Boettcher, Margaret

1983 Borah Peak Earthquake, M 7.3

We unfortunately did not have enough time to visit the reportedly amazing fault scarp produced by 1983 Borah Peak Earthquake. However, we still discussed this event, the largest recorded earthquake in Idaho, at Craters of the Moon.

On October 28, 1983, a magnitude 7.3 earthquake shook the northwestern United States. The epicenter was located just south of Challis, Idaho where the earthquake triggered a landslide that subsequently collapsed a schoolhouse killing two children. Twenty-four years earlier, at the nearby Hebgen Lake in Montana, a M7.5 earthquake occurred. During our visit to Hebgen Lake region, we stood on the pile of primarily gneiss rubble (21 million cubic meters) that slid down the canyon wall at an estimated rate of 160 km/hour, taking the lives of 26 campers, damming the Madison River, and creating Earthquake Lake.

Scarp of the Madison Slide, formed as a result of the M7.5 Hebgen Lake earthquake in 1959 in southern Montana.
These two large earthquakes are located with in the parabolic zone of seismicity surrounding the Snake River Plain. This is one of the most seismically active regions in the United States. Many faults have been mapped in the region and in particular a trench was dug in 1976 across a Holocene fault scarp. The Borah Peak Earthquake in 1983 produced a 34km long surface rupture, which crossed the 1976 trench. This provided an excellent opportunity to study various properties of large earthquakes in the region. Many of the same fault strands, last active about 10,000 years ago, were reactivated in the 1983 earthquake. The similarity of the displacements and ground breakage patterns indicate that the recent Borah Peak earthquake was very similar in magnitude and character to the most recent prehistoric event.

The similarity in magnitude and extent of the 1983 Borah Peak Earthquake and its prehistoric predecessor supports the Characteristic Earthquake Model. This model predicts large, recurrent earthquakes. The Characteristic Earthquake Model has been suggested for regions of long lived fault systems (e.g. San Andreas), while the Gutenberg-Richter Model, in which more earthquakes occur in every smaller magnitude interval, is most often thought to characterize less well developed fault zones. The indication that some faults in the Snake River Plain behave according to the Characteristic Earthquake Model provides insight into the processes of earthquake faulting in general.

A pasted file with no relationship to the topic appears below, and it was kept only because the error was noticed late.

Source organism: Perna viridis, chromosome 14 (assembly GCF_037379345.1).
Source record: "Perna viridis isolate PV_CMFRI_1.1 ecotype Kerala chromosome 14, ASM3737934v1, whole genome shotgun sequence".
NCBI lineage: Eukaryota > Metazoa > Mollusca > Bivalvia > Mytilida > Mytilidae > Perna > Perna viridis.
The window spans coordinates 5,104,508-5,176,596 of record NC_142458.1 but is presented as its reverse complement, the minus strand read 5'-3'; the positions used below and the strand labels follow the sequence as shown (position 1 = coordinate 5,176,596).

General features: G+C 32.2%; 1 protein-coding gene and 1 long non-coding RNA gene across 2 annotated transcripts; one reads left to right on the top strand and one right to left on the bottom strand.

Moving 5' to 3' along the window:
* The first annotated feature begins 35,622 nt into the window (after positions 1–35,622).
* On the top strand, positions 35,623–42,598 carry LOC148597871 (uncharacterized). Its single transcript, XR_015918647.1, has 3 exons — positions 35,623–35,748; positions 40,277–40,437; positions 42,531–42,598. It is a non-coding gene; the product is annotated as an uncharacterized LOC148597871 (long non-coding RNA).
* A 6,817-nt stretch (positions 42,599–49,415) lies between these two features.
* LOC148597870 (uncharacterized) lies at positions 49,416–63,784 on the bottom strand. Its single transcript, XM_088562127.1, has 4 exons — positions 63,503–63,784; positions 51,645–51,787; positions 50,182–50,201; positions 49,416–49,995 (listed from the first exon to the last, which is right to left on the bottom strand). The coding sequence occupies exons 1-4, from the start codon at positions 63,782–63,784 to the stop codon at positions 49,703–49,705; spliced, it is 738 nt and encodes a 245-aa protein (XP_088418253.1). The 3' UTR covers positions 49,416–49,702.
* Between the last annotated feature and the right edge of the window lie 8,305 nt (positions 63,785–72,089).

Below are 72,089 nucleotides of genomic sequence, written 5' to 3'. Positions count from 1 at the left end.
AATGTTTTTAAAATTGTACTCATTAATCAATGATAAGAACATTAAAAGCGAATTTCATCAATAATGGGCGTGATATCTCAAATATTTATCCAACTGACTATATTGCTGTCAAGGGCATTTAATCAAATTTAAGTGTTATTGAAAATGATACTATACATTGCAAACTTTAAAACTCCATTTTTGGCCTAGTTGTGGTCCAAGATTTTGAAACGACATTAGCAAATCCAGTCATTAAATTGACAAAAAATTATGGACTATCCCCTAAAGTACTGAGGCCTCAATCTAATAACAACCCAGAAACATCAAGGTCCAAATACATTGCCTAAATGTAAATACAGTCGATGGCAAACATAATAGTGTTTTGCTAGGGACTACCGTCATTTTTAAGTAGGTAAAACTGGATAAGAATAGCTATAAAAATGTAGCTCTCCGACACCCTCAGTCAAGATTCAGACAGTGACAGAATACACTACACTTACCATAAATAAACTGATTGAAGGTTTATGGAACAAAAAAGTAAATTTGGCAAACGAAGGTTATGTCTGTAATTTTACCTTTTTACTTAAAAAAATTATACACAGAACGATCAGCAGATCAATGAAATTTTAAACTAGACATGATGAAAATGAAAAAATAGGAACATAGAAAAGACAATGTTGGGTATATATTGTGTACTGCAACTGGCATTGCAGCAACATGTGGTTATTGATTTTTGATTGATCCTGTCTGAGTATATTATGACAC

There were many aftershocks following the 1983 event. Twenty earthquakes of M>4 occurred and hundreds of smaller earthquakes were recorded in the months following the mainshock. No foreshocks greater than M2 occurred in the preceding two months. The 1983 Borah Peak Earthquake resulted in many landslides and rock-falls. The zone of deformation spanned a 35km wide region, but the effects of the earthquake were felt hundreds of km away from Calgary in Canada, to Salt Lake City, Utah. Eruption rates of geysers were altered in regions of Yellowstone National Park and liquefaction in sediment fill created craters 75 feet in diameter. Four elk hunters witnessed the earthquake rupture and production of the fault scarp.

Last updated: August 22, 2007